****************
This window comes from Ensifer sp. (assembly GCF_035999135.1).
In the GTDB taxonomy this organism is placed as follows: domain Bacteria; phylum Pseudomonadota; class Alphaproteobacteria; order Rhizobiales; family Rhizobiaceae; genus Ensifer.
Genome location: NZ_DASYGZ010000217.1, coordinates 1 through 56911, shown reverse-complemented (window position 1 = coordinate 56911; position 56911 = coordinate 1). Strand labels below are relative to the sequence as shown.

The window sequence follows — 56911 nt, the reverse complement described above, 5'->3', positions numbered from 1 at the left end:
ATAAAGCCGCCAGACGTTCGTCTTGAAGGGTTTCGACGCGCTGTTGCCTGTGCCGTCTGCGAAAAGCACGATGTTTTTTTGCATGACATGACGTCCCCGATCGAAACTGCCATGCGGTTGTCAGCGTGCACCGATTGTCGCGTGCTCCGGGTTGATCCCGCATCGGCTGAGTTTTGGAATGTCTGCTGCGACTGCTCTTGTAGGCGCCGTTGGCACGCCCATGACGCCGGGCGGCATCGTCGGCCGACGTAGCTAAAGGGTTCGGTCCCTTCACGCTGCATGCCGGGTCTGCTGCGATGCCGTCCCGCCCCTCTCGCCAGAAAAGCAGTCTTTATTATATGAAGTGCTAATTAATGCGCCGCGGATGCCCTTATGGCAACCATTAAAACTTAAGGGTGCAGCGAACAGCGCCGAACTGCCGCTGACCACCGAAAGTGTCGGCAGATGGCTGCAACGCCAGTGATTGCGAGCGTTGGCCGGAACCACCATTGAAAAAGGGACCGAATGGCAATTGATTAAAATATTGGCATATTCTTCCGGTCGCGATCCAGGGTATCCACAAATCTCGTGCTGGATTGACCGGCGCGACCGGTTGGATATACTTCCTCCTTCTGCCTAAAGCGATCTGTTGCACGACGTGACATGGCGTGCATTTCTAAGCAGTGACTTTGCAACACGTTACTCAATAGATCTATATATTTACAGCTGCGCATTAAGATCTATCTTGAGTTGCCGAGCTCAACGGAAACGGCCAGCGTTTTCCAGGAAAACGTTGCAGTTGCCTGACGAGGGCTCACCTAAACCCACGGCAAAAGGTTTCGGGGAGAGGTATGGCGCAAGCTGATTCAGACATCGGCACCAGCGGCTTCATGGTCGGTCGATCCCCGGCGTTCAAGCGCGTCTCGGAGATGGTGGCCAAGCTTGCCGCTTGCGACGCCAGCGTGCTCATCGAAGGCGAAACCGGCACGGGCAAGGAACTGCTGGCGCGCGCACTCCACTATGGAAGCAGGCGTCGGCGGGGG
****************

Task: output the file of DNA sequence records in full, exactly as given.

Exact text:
This window comes from Ensifer sp. (assembly GCF_035999135.1).
In the GTDB taxonomy this organism is placed as follows: domain Bacteria; phylum Pseudomonadota; class Alphaproteobacteria; order Rhizobiales; family Rhizobiaceae; genus Ensifer.
Genome location: NZ_DASYGZ010000217.1, coordinates 1 through 56911, shown reverse-complemented (window position 1 = coordinate 56911; position 56911 = coordinate 1). Strand labels below are relative to the sequence as shown.

The window sequence follows — 56911 nt, the reverse complement described above, 5'->3', positions numbered from 1 at the left end:
ATAAAGCCGCCAGACGTTCGTCTTGAAGGGTTTCGACGCGCTGTTGCCTGTGCCGTCTGCGAAAAGCACGATGTTTTTTTGCATGACATGACGTCCCCGATCGAAACTGCCATGCGGTTGTCAGCGTGCACCGATTGTCGCGTGCTCCGGGTTGATCCCGCATCGGCTGAGTTTTGGAATGTCTGCTGCGACTGCTCTTGTAGGCGCCGTTGGCACGCCCATGACGCCGGGCGGCATCGTCGGCCGACGTAGCTAAAGGGTTCGGTCCCTTCACGCTGCATGCCGGGTCTGCTGCGATGCCGTCCCGCCCCTCTCGCCAGAAAAGCAGTCTTTATTATATGAAGTGCTAATTAATGCGCCGCGGATGCCCTTATGGCAACCATTAAAACTTAAGGGTGCAGCGAACAGCGCCGAACTGCCGCTGACCACCGAAAGTGTCGGCAGATGGCTGCAACGCCAGTGATTGCGAGCGTTGGCCGGAACCACCATTGAAAAAGGGACCGAATGGCAATTGATTAAAATATTGGCATATTCTTCCGGTCGCGATCCAGGGTATCCACAAATCTCGTGCTGGATTGACCGGCGCGACCGGTTGGATATACTTCCTCCTTCTGCCTAAAGCGATCTGTTGCACGACGTGACATGGCGTGCATTTCTAAGCAGTGACTTTGCAACACGTTACTCAATAGATCTATATATTTACAGCTGCGCATTAAGATCTATCTTGAGTTGCCGAGCTCAACGGAAACGGCCAGCGTTTTCCAGGAAAACGTTGCAGTTGCCTGACGAGGGCTCACCTAAACCCACGGCAAAAGGTTTCGGGGAGAGGTATGGCGCAAGCTGATTCAGACATCGGCACCAGCGGCTTCATGGTCGGTCGATCCCCGGCGTTCAAGCGCGTCTCGGAGATGGTGGCCAAGCTTGCCGCTTGCGACGCCAGCGTGCTCATCGAAGGCGAAACCGGCACGGGCAAGGAACTGCTGGCGCGCGCACTCCACTATGGAAGCAGGCGTCGGCGGGGG